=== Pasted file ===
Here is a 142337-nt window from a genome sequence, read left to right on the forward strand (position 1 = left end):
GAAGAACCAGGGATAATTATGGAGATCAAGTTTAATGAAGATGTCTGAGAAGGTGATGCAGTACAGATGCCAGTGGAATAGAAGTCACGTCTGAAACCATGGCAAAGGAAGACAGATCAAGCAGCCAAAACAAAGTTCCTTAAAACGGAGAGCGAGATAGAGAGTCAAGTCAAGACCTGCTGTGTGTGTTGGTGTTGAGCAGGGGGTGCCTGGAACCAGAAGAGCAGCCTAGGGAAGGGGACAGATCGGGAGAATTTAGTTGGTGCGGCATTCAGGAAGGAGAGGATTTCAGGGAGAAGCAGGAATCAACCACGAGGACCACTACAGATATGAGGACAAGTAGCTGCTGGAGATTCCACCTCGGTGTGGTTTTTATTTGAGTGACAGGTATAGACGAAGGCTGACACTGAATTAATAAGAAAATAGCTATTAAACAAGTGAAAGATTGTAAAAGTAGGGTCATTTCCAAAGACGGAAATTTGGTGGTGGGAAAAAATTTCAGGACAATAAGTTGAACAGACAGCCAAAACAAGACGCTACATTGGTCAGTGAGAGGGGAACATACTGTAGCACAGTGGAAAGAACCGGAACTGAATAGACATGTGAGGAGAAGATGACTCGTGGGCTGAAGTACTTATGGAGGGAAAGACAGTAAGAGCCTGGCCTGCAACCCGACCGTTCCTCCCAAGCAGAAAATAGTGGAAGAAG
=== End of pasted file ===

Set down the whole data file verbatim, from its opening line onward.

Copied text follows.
Here is a 142337-nt window from a genome sequence, read left to right on the forward strand (position 1 = left end):
GAAGAACCAGGGATAATTATGGAGATCAAGTTTAATGAAGATGTCTGAGAAGGTGATGCAGTACAGATGCCAGTGGAATAGAAGTCACGTCTGAAACCATGGCAAAGGAAGACAGATCAAGCAGCCAAAACAAAGTTCCTTAAAACGGAGAGCGAGATAGAGAGTCAAGTCAAGACCTGCTGTGTGTGTTGGTGTTGAGCAGGGGGTGCCTGGAACCAGAAGAGCAGCCTAGGGAAGGGGACAGATCGGGAGAATTTAGTTGGTGCGGCATTCAGGAAGGAGAGGATTTCAGGGAGAAGCAGGAATCAACCACGAGGACCACTACAGATATGAGGACAAGTAGCTGCTGGAGATTCCACCTCGGTGTGGTTTTTATTTGAGTGACAGGTATAGACGAAGGCTGACACTGAATTAATAAGAAAATAGCTATTAAACAAGTGAAAGATTGTAAAAGTAGGGTCATTTCCAAAGACGGAAATTTGGTGGTGGGAAAAAATTTCAGGACAATAAGTTGAACAGACAGCCAAAACAAGACGCTACATTGGTCAGTGAGAGGGGAACATACTGTAGCACAGTGGAAAGAACCGGAACTGAATAGACATGTGAGGAGAAGATGACTCGTGGGCTGAAGTACTTATGGAGGGAAAGACAGTAAGAGCCTGGCCTGCAACCCGACCGTTCCTCCCAAGCAGAAAATAGTGGAAGAAG